Activist Objects Unite in Radical V&A Exhibition
The tools used to overthrow the system are put on display in the London gallery
When you enter a museum, it’s easy to feel that you’re leaving the real world behind to look at some pretty pictures or objects that were once important. The latest exhibition at the V&A; brings reality crashing in, with protest tools you will recognise from the news. The items on display have been used in struggles for freedom that are still being fought today, demonstrating the importance of objects in movements for social change.
While it includes some earlier objects, such as a suffragette teapots and scarves, Disobedient Objects focuses on the period from 1970s to the present day. This has been, and still is, a time of enormous social and political upheaval and technological change in which many grassroots movements have made themselves heard.
These radical items include inflatable cobblestones thrown at demonstrations in Barcelona, Chilean textiles that document political violence and a Russian gay rights placard used in anti-government protests in Moscow in 2012. The historical context of every artefact is explained through interviews, newspaper clippings and footage of the objects in action.
The exhibition explores the different ways in which objects of civil disobedience are made. Some are created from everyday objects such as Bike Bloc, which was used in the Reclaim Power Protests in 2009 in Copenhagen and were made by welding together discarded bicycles and audio equipment. Other methods include hacking to engineer an anti-surveillance drone and traditional crafts to sew modern-day protest banners.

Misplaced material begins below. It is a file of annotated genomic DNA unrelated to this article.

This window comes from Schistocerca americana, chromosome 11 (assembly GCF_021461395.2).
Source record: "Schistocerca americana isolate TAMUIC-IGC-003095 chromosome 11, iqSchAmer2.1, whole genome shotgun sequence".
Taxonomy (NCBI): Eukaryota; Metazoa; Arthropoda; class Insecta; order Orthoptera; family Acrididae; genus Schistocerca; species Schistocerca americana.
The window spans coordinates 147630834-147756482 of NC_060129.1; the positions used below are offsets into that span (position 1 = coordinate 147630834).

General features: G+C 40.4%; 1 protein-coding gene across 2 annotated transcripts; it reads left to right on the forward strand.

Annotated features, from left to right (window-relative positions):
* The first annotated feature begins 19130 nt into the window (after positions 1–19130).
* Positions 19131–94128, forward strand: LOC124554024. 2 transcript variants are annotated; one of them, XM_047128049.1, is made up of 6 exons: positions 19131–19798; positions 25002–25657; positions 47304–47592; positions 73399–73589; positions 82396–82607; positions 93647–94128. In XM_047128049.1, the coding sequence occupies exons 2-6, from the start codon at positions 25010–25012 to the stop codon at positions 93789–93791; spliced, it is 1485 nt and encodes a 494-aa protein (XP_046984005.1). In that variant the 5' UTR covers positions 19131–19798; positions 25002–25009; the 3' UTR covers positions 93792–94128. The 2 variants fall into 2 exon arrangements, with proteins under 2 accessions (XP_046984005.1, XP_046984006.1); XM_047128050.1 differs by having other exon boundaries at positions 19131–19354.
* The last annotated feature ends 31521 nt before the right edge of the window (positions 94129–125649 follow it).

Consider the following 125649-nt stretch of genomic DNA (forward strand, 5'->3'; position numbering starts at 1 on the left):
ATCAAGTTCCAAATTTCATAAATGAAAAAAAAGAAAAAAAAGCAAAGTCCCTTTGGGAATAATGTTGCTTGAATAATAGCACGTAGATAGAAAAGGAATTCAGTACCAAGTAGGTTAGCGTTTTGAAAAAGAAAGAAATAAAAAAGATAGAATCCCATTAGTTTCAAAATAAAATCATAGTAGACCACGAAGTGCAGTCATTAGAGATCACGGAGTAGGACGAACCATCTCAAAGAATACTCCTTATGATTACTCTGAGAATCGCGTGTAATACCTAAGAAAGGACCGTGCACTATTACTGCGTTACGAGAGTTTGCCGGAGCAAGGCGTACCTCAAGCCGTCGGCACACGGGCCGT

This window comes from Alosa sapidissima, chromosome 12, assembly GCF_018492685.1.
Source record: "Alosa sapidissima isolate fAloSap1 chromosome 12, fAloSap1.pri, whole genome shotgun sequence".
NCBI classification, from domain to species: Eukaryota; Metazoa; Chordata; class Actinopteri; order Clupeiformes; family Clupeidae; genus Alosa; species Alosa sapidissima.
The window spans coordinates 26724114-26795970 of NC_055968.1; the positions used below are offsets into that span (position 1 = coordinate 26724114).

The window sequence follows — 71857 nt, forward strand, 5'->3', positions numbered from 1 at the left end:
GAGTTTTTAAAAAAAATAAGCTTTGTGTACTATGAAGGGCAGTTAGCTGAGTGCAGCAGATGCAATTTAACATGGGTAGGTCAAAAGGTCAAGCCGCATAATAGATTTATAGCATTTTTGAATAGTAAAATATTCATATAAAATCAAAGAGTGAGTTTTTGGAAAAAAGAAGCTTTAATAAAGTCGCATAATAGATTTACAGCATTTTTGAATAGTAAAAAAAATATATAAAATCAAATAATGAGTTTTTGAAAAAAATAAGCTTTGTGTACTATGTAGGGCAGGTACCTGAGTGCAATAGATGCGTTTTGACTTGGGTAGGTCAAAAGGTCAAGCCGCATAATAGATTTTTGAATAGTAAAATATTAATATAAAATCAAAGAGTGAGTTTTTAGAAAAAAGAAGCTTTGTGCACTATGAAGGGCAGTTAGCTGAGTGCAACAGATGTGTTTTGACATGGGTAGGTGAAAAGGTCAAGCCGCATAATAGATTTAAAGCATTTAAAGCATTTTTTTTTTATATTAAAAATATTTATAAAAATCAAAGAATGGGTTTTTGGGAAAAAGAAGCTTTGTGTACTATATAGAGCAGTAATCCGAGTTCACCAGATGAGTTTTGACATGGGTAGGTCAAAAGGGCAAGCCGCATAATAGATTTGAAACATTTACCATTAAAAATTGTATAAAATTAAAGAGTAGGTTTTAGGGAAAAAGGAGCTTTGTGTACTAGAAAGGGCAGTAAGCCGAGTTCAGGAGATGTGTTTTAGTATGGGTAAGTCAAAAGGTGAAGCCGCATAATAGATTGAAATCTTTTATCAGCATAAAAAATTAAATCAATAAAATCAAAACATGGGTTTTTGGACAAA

This exhibition celebrates the creative ‘disobedience’ of designers and makers who question the rules. It shows that even with the most limited of resources, ordinary people can take design into their own hands. This is a brave and unusual exhibition; these are brave and unusual designers. We are proud to present their work.
Disobedient Objects teaches visitors about different types of protest tool, including political puppetry, lock-ons that attach activists to protest sites and shields such as those used by protestors against education cuts during 2010-2011 which are decorated to look like book covers.
Visitors can make their own protest tools at home with the help of how-to guides which are available to download. Options include a tear-gas face mask or a bucket pamphlet bomb which explodes with leaflets to disseminate information.
Fittingly for an exhibition that concerns the ways people have fought to have a voice in society, each design is accompanied by the maker’s statement to explain how and why it was created.
Disobedient Objects breaks all the rules of a traditional art exhibition. It invites a radical reality into the museum, giving centre stage to the objects that people use to rebel against the system. The free exhibition runs until February 1 2015, visitors should expect to be shocked and inspired by what they see.
Image credits: Inflatable cobblestone, action of Eclectic Electric Collective in cooperation with Enmedio collective during the General Strike in Barcelona 2012. © Oriana Eliçabe/Enmedio.info
Occupy London Stock Exchange, Capitalism is Crisis banned, Used 2009-12 © Immo Klink